Email Sender v2 is deployed alongside Email Sender v1 to give producers the chance to migrate to v2 gradually. Note that the new version has its own inbound queue.

Step 3: Migrate producers

With Email Sender v2 up and running, producers migrate to the new version one by one. During this phase, Email Sender v1 may still receive patches (v1.2.4, v1.2.5 etc).

 

Step 4: Decommission the old version

After all producers have migrated to Command API v2, Email Sender v1 may be safely decommissioned.

REST Provider + Event Publisher Service

A more interesting breaking change scenario is when the service provides both a REST API and an Event API. (The scenario for Command API + Event API is similar).

We will use the Booking service from the booking platform example. This service has two REST clients (front end applications) and two Event API subscribers (the User Alerts service and the User Notification service).

 

Step 1: Plan and implement a new major version

Booking v1.2.3 provides, at the moment, REST/Event API v1. A new major version (v2) of the Booking service contract is needed.

 

Step 2: Release the new service contract version, without deploying the service

 

In the previous scenarios, the new service version could be deployed as soon as it was ready. This time, it becomes mandatory to release the contract before deploying the service. Let’s see why. (By “release the contract” we mean make the contract specification known to all consumers).

Like we saw in the REST Provider scenario, REST clients should be allowed to migrate to the new contract version on their own terms. In this case, however, as soon as Booking v2 starts receiving v2 requests, it will also start generating v2 events. To avoid data loss and subscriber errors, no v2 events must be emitted before all subscribers are ready to process them, and no v1 events must be ignored as long as they are still emitted by Booking v1. By delaying the v2 service deployment, we give event subscribers the chance to update their code.

The new version of the Booking service will run alongside the old one. Both of them will use the same event topic. User Alerts and User Notification are going to receive both v1 and v2 events while the migration of the REST clients is taking place, so they will need to handle both v1 and v2 events at the same time. Since this is the case, there is no particular advantage in having a new event topic for v2.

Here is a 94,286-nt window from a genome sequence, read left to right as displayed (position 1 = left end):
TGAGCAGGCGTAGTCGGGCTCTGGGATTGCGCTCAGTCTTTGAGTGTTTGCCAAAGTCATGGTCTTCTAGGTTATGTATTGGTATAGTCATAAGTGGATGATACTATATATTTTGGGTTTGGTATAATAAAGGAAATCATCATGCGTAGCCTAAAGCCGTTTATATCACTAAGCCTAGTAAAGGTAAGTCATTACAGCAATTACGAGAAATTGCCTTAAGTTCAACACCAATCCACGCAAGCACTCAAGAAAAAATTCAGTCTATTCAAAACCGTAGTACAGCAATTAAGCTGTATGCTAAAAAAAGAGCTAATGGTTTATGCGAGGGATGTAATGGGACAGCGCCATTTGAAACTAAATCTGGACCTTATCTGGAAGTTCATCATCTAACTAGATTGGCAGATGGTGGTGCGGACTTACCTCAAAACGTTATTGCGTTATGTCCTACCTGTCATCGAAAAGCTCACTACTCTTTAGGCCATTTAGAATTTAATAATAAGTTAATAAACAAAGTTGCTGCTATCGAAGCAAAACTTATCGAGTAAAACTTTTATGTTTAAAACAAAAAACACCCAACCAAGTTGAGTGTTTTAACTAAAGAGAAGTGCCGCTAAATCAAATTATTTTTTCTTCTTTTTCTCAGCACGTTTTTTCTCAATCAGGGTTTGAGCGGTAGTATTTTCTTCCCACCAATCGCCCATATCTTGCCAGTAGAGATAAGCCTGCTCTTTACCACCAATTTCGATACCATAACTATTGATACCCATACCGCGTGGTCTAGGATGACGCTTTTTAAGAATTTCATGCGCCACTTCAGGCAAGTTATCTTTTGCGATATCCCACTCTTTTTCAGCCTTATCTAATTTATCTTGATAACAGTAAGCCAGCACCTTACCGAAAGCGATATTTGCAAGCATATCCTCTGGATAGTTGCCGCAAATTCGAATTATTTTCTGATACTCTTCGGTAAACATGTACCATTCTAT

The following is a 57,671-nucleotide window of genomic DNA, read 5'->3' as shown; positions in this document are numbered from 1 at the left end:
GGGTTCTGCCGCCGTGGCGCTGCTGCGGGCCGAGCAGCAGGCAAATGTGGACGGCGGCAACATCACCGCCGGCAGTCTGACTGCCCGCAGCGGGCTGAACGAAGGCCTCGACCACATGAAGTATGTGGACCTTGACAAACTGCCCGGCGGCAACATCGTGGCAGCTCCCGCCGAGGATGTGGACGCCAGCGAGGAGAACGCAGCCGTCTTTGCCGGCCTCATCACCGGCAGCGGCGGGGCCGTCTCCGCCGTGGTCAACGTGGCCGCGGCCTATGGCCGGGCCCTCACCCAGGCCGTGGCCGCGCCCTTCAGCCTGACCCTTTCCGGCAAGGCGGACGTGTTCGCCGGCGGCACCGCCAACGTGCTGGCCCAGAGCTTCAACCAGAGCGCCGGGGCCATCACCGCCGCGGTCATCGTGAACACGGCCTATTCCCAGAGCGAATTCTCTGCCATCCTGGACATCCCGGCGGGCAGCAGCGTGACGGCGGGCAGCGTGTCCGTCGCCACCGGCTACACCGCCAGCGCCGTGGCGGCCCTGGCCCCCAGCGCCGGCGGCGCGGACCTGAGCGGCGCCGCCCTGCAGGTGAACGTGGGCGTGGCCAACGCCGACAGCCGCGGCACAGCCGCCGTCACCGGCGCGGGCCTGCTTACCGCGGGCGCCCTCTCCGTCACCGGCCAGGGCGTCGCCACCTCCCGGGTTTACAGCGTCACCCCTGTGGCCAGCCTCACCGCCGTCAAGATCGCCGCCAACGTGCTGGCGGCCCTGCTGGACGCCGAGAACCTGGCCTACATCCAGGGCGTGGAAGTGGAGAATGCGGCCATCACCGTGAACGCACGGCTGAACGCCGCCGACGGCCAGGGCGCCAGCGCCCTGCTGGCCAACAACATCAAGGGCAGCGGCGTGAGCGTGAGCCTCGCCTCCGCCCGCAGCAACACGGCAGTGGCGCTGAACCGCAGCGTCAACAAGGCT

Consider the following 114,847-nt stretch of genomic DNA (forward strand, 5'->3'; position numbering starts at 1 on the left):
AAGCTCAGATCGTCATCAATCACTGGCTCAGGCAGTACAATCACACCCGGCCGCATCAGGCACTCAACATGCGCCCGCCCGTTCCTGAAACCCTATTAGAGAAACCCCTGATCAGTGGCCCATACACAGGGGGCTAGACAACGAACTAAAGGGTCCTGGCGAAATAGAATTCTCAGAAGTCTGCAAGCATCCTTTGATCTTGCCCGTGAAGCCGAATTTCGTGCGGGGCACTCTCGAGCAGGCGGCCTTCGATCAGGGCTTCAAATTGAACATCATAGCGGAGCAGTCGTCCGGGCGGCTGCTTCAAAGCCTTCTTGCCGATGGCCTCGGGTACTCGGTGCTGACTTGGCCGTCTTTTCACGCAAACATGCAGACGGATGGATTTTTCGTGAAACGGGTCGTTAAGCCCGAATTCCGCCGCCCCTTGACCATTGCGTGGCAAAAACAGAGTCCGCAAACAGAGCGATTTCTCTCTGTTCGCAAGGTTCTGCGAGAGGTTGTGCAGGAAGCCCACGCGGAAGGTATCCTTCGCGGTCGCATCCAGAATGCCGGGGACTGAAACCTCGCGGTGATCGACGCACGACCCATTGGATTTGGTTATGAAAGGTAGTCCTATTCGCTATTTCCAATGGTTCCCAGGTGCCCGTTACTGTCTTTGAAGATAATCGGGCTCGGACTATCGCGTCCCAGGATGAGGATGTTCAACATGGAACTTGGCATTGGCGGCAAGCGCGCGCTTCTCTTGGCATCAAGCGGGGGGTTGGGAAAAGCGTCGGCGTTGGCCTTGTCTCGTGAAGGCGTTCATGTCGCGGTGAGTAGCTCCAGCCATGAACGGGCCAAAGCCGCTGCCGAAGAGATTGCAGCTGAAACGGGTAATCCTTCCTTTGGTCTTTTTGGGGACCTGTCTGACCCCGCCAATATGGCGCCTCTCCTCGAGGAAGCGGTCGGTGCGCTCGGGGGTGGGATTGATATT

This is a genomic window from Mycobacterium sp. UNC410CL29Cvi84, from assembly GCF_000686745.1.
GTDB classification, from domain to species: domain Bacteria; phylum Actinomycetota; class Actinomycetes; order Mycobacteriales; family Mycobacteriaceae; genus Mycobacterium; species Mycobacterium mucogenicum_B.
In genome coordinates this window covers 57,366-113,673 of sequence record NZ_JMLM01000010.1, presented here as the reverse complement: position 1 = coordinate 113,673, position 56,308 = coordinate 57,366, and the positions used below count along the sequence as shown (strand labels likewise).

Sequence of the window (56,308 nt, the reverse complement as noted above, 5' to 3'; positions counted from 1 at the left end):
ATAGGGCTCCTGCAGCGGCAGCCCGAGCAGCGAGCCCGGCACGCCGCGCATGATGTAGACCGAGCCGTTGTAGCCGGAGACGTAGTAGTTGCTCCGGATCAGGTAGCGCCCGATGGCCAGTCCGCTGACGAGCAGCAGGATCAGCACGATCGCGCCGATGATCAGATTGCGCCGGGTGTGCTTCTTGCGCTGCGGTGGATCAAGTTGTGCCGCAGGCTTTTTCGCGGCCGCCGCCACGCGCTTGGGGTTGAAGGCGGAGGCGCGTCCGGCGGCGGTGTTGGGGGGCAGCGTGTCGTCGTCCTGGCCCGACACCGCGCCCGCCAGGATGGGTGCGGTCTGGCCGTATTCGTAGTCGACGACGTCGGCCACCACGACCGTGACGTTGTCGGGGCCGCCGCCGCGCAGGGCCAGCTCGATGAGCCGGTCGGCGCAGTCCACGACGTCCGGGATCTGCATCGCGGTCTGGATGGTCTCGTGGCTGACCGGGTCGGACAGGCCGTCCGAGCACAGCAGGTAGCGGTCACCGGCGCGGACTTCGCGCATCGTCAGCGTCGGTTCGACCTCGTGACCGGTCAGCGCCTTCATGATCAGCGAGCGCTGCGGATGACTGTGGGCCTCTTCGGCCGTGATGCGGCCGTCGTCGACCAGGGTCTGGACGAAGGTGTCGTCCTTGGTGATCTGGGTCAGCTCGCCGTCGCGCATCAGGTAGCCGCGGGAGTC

Step 3: Update event subscribers

Now that the specification for Event API v2 is available, subscribers can start updating their code to handle v2 events. No v2 events are emitted yet.

 

Step 4: Deploy the new service version

As soon as all the subscribers are ready to process v2 events, Booking v2.0.0 can be deployed.

 

Step 5: Migrate REST clients

REST clients can start migrating to the new REST API version. During this phase, the Booking service will be emitting both v1 and v2 events, so all subscribers must be able to handle both types of events.

 

Step 6: Decommission the old version

Finally, after all REST clients have migrated to the new service contract, the old Booking service version can be decommissioned. From now on, the Booking service will produce only v2 events, so User Alerts and User Notification should remove the code for handling v1 events.

Conclusion

When designing a microservice architecture, it is important to identify the employed communication models and assign contract ownership accordingly. However, this is just the first step. To manage such a platform in the long run, you need well-defined practices for dealing with change. Applying these practices takes rigorous discipline and commitment from all service teams, but it has the benefit of reducing team interdependence and making the platform more maintainable and easier to evolve.

 

 

My thanks to Cosmin Lazăr and Andrei Mălinaș, for their help in shaping up the ideas presented in this article!